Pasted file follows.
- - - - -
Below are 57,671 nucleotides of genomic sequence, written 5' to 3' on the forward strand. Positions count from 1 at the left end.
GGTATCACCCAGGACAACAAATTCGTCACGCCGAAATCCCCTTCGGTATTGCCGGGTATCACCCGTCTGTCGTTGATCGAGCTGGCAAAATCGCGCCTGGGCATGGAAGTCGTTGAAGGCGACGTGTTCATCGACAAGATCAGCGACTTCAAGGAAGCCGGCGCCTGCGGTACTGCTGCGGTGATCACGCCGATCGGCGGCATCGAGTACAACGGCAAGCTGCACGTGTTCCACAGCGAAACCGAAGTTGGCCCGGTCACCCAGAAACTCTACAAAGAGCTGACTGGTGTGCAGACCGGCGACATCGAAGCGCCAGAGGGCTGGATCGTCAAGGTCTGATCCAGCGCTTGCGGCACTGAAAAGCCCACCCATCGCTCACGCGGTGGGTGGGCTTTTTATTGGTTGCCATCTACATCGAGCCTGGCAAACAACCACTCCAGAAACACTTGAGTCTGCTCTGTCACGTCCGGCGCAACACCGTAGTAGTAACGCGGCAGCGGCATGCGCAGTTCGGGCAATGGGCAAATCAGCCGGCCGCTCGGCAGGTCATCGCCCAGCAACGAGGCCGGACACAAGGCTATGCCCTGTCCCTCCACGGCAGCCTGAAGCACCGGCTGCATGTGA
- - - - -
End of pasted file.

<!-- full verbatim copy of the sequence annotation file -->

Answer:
Below are 57,671 nucleotides of genomic sequence, written 5' to 3' on the forward strand. Positions count from 1 at the left end.
GGTATCACCCAGGACAACAAATTCGTCACGCCGAAATCCCCTTCGGTATTGCCGGGTATCACCCGTCTGTCGTTGATCGAGCTGGCAAAATCGCGCCTGGGCATGGAAGTCGTTGAAGGCGACGTGTTCATCGACAAGATCAGCGACTTCAAGGAAGCCGGCGCCTGCGGTACTGCTGCGGTGATCACGCCGATCGGCGGCATCGAGTACAACGGCAAGCTGCACGTGTTCCACAGCGAAACCGAAGTTGGCCCGGTCACCCAGAAACTCTACAAAGAGCTGACTGGTGTGCAGACCGGCGACATCGAAGCGCCAGAGGGCTGGATCGTCAAGGTCTGATCCAGCGCTTGCGGCACTGAAAAGCCCACCCATCGCTCACGCGGTGGGTGGGCTTTTTATTGGTTGCCATCTACATCGAGCCTGGCAAACAACCACTCCAGAAACACTTGAGTCTGCTCTGTCACGTCCGGCGCAACACCGTAGTAGTAACGCGGCAGCGGCATGCGCAGTTCGGGCAATGGGCAAATCAGCCGGCCGCTCGGCAGGTCATCGCCCAGCAACGAGGCCGGACACAAGGCTATGCCCTGTCCCTCCACGGCAGCCTGAAGCACCGGCTGCATGTGA